Gamers Have Lower Sex Drives than Other Men, Study Finds

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June 7, 2017, 8:04pm
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In a post-Gamergate world, playing video games often comes with a bad connotation. There are, of course, plenty of men (and women!) who innocuously pretend to fight inter-galactic wars in their apartments, though gaming has become fused with a virulent anti-feminism and online trolling in certain circles. Much has been said about the impact of gaming culture on the politics on young men—but could gaming also have an effect on their sex lives?


A new study published in the Journal of Sexual Medicine has looked at the link between video games and sexual health in adult men. On one hand, the study's results seem fairly favorable for the gamer population: After surveying 396 Italian men, the researchers found that those who played video games were less likely to report suffering from premature ejaculation than non-gamers.

Read more: Why Portrayals of Moms In Video Games Are So Messed Up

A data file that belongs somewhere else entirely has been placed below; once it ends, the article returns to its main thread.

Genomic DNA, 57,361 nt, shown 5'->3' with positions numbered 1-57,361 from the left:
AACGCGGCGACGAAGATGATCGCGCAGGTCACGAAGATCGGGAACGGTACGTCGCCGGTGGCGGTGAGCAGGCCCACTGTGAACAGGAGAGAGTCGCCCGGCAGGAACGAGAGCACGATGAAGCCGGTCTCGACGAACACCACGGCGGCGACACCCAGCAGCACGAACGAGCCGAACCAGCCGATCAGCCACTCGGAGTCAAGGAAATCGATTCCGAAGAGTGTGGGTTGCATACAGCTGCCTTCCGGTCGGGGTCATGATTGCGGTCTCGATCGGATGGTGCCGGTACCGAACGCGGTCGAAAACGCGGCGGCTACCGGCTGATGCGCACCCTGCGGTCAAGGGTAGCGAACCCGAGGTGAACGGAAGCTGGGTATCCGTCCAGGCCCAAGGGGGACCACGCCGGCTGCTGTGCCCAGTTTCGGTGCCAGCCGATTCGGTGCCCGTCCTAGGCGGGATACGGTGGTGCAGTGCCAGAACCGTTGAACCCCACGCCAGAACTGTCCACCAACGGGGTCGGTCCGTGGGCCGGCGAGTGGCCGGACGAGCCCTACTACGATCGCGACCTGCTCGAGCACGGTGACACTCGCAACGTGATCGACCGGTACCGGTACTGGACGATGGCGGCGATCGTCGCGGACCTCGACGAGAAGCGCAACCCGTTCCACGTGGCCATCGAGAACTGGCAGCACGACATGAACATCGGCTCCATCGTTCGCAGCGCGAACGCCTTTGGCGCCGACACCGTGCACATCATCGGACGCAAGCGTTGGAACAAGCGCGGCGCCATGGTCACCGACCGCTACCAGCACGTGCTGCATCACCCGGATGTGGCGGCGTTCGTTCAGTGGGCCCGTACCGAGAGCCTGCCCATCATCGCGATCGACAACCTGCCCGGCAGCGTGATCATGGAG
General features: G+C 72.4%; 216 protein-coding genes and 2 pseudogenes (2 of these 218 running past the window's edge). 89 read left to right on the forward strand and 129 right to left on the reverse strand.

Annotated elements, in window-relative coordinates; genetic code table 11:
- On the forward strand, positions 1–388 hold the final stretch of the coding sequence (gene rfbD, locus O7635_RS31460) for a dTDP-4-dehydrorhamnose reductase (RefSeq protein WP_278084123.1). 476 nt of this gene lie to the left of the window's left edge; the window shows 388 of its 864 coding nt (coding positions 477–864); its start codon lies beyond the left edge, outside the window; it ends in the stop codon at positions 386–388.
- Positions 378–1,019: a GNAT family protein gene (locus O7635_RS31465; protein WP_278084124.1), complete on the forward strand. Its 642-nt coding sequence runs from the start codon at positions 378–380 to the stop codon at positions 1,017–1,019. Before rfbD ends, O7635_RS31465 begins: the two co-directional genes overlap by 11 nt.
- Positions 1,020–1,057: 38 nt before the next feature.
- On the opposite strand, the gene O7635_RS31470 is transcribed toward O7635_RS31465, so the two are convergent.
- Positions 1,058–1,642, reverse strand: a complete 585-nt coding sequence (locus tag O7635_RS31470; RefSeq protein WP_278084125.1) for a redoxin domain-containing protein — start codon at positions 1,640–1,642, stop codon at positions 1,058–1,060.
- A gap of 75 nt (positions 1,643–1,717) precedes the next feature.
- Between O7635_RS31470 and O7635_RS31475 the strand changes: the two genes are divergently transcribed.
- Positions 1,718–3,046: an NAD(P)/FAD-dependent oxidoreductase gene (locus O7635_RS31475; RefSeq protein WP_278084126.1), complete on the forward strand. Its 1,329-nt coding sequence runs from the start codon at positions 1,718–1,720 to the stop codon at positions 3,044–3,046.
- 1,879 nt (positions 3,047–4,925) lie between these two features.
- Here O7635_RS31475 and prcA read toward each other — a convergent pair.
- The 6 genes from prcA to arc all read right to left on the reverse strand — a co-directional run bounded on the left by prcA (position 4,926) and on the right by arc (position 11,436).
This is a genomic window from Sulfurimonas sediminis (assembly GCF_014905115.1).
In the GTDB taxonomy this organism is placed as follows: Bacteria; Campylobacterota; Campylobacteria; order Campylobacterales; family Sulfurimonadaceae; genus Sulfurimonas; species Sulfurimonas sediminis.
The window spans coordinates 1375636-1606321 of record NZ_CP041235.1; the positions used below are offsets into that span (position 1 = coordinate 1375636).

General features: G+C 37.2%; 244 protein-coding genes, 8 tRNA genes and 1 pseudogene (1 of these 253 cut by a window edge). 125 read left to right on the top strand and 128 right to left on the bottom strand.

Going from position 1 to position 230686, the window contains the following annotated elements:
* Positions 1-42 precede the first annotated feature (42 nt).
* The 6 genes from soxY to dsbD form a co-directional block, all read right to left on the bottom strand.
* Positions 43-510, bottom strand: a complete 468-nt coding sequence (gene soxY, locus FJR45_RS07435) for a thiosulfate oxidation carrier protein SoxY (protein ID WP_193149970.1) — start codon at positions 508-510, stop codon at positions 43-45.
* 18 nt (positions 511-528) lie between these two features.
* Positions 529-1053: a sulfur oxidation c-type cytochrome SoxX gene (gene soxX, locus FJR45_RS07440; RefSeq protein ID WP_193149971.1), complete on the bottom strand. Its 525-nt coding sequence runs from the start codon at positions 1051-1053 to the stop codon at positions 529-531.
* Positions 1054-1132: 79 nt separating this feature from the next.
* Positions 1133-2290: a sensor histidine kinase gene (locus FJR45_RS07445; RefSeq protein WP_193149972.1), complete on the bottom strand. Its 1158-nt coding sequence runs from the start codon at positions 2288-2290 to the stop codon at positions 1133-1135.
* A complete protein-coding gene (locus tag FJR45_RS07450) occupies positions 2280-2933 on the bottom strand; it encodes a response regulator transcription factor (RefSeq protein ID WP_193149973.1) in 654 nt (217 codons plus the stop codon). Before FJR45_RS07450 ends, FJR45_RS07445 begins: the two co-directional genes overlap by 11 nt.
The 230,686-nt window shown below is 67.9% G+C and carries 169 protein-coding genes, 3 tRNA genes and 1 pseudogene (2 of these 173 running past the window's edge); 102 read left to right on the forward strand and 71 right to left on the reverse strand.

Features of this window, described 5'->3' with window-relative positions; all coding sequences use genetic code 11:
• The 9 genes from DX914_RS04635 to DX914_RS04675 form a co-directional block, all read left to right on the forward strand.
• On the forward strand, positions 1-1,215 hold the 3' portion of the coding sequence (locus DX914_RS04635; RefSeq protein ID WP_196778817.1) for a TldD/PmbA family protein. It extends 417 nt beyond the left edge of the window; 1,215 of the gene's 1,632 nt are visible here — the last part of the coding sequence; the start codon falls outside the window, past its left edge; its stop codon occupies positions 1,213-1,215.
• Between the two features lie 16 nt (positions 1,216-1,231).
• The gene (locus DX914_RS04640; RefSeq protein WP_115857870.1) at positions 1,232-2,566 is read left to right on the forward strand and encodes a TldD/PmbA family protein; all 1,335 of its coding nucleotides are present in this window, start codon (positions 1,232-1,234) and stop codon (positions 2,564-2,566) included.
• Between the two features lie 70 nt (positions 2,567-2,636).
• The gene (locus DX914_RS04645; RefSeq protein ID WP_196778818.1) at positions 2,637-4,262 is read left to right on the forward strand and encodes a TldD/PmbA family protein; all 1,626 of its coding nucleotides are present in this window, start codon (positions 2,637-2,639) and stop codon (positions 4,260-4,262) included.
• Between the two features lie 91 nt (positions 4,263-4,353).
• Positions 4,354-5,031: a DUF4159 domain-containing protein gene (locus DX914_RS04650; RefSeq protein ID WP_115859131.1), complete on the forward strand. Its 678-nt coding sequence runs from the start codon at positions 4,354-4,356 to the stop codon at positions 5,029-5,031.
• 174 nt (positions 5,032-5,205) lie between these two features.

But the study also found that gamers report having lower sexual desire. One reason this could occur is because video games are often stressful to play. "It can be assumed that 'video game stress' might lead to hyperprolactinemia, possibly resulting in loss of sex drive," the researchers write.

Both findings, notably, could be related. The researchers explain that video games supply a steady stream of dopamine, "the pleasure hormone" that is involved in stimulating an orgasm, to the player, and therefore gamers see a decreased receptor response. "This might cause tolerance in the ejaculatory reflex and a decreased interest in intercourse," the authors write.

Ultimately, the study's design can't determine what causes lower levels of premature ejaculation and sexual desire, and more research is needed to determine if video games are harmful to men's sexual health."Given that I have been an avid gamer all of my life, I surely hope otherwise!" the study's lead author, Andrea Sansone, told Broadly.

"I think that video games might be similar to physical exercise in these regards: occasional use might have beneficial effects, but when some threshold between 'occasional use' and 'chronic abuse' is crossed, ill effects might occur," he continued. "We are just scratching the surface of this new field of research: I hope that sooner or later we will be able to produce more solid results. In the meantime, I'll keep playing!"